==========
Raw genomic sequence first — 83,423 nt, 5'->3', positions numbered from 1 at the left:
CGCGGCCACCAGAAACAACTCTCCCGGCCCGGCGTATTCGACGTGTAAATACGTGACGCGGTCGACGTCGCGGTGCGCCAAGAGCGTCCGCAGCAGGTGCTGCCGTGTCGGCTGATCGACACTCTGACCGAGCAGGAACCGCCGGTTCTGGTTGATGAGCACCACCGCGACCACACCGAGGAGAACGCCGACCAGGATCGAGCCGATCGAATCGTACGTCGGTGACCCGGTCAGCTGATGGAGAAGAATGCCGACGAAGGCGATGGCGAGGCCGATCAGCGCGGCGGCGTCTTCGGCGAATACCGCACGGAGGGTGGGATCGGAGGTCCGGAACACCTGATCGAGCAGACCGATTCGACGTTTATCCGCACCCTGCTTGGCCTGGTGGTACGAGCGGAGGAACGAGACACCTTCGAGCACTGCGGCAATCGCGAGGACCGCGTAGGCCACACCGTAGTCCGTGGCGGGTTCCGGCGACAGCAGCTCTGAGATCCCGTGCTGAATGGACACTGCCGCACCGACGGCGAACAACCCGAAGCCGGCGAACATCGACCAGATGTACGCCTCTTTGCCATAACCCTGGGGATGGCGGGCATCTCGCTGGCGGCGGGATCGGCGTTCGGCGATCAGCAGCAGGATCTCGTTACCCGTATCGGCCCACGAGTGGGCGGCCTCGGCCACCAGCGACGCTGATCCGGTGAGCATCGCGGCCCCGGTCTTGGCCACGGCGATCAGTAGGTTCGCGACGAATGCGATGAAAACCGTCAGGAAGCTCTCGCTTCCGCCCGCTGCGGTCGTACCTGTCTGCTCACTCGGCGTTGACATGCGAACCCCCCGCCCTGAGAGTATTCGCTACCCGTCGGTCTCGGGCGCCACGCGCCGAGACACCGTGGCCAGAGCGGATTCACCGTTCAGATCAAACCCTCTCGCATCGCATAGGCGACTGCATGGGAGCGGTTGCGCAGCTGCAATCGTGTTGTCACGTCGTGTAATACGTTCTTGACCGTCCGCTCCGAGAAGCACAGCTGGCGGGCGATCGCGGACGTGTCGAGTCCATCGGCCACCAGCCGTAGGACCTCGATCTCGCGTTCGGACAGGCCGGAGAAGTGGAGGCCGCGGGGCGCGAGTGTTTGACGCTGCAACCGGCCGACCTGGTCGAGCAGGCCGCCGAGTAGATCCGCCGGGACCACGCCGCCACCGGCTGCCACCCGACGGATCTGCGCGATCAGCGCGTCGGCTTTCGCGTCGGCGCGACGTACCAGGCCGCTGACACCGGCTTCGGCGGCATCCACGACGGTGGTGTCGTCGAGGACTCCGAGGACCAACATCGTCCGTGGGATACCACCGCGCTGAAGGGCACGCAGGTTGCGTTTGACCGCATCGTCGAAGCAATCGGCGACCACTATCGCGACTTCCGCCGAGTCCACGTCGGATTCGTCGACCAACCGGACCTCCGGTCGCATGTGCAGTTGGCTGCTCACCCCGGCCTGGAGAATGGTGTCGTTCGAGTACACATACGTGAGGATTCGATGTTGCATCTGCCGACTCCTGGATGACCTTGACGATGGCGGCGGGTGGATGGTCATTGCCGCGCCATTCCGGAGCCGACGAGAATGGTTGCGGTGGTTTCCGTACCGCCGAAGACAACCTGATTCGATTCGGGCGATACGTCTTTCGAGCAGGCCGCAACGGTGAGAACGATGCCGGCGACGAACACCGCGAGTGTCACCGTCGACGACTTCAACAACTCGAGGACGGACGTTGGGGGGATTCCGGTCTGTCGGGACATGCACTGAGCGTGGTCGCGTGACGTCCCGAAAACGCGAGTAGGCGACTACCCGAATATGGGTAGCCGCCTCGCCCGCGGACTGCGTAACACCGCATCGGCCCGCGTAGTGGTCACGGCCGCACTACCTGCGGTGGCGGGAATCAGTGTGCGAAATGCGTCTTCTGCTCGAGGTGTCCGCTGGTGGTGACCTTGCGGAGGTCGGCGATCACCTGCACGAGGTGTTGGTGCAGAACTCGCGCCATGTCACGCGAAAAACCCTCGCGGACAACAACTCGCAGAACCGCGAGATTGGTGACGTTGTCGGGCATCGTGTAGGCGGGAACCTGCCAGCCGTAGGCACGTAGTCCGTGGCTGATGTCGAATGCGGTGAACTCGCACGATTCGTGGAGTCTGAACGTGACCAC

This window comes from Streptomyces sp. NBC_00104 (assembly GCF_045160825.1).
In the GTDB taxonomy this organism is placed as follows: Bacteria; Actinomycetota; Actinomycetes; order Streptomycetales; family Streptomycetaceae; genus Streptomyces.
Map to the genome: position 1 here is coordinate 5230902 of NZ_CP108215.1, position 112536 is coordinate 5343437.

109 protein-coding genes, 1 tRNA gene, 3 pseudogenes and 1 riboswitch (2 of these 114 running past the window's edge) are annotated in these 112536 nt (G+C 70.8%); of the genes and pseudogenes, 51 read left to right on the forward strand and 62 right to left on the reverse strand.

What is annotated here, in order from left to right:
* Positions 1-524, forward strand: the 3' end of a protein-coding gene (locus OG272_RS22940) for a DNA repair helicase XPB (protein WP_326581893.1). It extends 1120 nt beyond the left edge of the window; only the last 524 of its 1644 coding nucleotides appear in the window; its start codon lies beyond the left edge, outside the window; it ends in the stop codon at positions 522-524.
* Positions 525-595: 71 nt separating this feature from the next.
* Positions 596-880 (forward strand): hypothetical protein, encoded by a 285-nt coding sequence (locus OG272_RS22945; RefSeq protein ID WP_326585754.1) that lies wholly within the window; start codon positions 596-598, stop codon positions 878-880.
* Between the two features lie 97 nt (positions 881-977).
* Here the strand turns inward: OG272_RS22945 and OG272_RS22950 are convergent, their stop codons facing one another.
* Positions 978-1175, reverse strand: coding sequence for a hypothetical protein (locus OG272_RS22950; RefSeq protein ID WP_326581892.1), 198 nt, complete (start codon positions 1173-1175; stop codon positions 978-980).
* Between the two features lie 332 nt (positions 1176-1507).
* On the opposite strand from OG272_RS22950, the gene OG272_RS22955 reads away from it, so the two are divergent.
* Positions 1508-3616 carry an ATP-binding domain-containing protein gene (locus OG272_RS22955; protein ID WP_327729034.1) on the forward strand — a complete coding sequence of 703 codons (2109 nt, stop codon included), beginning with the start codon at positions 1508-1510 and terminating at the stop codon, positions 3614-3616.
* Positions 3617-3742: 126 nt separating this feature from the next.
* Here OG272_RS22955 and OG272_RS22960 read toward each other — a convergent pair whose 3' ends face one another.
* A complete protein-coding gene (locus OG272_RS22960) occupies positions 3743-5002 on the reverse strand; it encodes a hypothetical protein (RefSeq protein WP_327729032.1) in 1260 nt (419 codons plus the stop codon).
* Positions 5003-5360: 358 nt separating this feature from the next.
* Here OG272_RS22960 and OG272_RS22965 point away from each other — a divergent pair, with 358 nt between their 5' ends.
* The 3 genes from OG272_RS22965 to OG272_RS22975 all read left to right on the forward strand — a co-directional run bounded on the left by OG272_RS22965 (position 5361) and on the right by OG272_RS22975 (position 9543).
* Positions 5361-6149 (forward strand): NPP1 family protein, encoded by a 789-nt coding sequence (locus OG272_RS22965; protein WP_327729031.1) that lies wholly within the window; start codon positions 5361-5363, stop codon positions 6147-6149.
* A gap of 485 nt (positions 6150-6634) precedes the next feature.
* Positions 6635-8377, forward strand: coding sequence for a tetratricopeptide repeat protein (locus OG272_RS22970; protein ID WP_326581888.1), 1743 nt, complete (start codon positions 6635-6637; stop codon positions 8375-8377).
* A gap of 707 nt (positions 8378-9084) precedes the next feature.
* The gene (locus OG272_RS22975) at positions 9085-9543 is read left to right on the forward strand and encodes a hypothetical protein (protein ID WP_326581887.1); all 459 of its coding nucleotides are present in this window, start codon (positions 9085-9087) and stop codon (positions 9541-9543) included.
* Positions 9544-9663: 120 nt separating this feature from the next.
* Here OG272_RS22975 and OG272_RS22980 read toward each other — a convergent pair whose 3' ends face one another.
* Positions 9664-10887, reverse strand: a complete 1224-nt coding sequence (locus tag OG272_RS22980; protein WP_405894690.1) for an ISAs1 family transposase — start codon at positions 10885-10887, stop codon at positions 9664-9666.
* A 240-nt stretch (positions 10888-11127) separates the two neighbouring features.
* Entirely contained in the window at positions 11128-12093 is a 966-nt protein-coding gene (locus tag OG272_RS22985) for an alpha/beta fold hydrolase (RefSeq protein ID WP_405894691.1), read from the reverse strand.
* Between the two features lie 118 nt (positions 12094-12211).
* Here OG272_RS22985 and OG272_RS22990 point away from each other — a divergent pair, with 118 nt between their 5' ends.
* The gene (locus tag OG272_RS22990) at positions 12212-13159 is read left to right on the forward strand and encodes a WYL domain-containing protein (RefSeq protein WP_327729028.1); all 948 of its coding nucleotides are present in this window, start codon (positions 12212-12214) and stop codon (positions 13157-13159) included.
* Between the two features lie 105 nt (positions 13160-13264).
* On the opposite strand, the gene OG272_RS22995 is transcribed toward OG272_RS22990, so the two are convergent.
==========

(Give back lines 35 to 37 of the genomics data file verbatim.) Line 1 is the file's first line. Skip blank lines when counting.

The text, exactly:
* The gene (locus tag OG272_RS22990) at positions 12212-13159 is read left to right on the forward strand and encodes a WYL domain-containing protein (RefSeq protein WP_327729028.1); all 948 of its coding nucleotides are present in this window, start codon (positions 12212-12214) and stop codon (positions 13157-13159) included.
* Between the two features lie 105 nt (positions 13160-13264).
* On the opposite strand, the gene OG272_RS22995 is transcribed toward OG272_RS22990, so the two are convergent.